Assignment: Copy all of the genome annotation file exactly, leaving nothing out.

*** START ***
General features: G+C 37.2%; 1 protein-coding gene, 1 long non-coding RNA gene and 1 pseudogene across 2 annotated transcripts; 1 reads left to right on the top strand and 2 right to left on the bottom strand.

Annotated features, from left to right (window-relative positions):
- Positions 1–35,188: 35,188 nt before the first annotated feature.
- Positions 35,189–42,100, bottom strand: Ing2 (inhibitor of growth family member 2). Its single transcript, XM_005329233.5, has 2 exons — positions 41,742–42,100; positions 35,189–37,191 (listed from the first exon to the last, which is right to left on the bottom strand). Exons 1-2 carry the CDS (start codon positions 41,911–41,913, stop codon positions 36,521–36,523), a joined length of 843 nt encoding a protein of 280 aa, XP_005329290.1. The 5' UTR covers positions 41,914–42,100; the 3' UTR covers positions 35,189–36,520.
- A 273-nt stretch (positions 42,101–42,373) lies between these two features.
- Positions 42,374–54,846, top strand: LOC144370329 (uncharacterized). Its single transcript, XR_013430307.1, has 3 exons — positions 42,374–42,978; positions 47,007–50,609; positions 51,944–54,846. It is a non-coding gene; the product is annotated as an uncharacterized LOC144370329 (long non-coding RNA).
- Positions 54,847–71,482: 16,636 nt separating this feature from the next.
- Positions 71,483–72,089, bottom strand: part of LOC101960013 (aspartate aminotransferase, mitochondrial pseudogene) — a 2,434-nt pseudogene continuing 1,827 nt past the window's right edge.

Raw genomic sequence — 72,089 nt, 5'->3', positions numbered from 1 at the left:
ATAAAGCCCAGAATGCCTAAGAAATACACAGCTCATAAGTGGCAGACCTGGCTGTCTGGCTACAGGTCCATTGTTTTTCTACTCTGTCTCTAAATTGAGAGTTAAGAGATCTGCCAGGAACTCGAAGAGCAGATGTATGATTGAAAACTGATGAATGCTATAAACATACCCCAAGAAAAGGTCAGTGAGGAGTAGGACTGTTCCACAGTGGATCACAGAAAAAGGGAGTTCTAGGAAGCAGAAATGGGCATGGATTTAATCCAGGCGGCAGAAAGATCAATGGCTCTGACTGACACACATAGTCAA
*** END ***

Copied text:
General features: G+C 37.2%; 1 protein-coding gene, 1 long non-coding RNA gene and 1 pseudogene across 2 annotated transcripts; 1 reads left to right on the top strand and 2 right to left on the bottom strand.

Annotated features, from left to right (window-relative positions):
- Positions 1–35,188: 35,188 nt before the first annotated feature.
- Positions 35,189–42,100, bottom strand: Ing2 (inhibitor of growth family member 2). Its single transcript, XM_005329233.5, has 2 exons — positions 41,742–42,100; positions 35,189–37,191 (listed from the first exon to the last, which is right to left on the bottom strand). Exons 1-2 carry the CDS (start codon positions 41,911–41,913, stop codon positions 36,521–36,523), a joined length of 843 nt encoding a protein of 280 aa, XP_005329290.1. The 5' UTR covers positions 41,914–42,100; the 3' UTR covers positions 35,189–36,520.
- A 273-nt stretch (positions 42,101–42,373) lies between these two features.
- Positions 42,374–54,846, top strand: LOC144370329 (uncharacterized). Its single transcript, XR_013430307.1, has 3 exons — positions 42,374–42,978; positions 47,007–50,609; positions 51,944–54,846. It is a non-coding gene; the product is annotated as an uncharacterized LOC144370329 (long non-coding RNA).
- Positions 54,847–71,482: 16,636 nt separating this feature from the next.
- Positions 71,483–72,089, bottom strand: part of LOC101960013 (aspartate aminotransferase, mitochondrial pseudogene) — a 2,434-nt pseudogene continuing 1,827 nt past the window's right edge.

Raw genomic sequence — 72,089 nt, 5'->3', positions numbered from 1 at the left:
ATAAAGCCCAGAATGCCTAAGAAATACACAGCTCATAAGTGGCAGACCTGGCTGTCTGGCTACAGGTCCATTGTTTTTCTACTCTGTCTCTAAATTGAGAGTTAAGAGATCTGCCAGGAACTCGAAGAGCAGATGTATGATTGAAAACTGATGAATGCTATAAACATACCCCAAGAAAAGGTCAGTGAGGAGTAGGACTGTTCCACAGTGGATCACAGAAAAAGGGAGTTCTAGGAAGCAGAAATGGGCATGGATTTAATCCAGGCGGCAGAAAGATCAATGGCTCTGACTGACACACATAGTCAA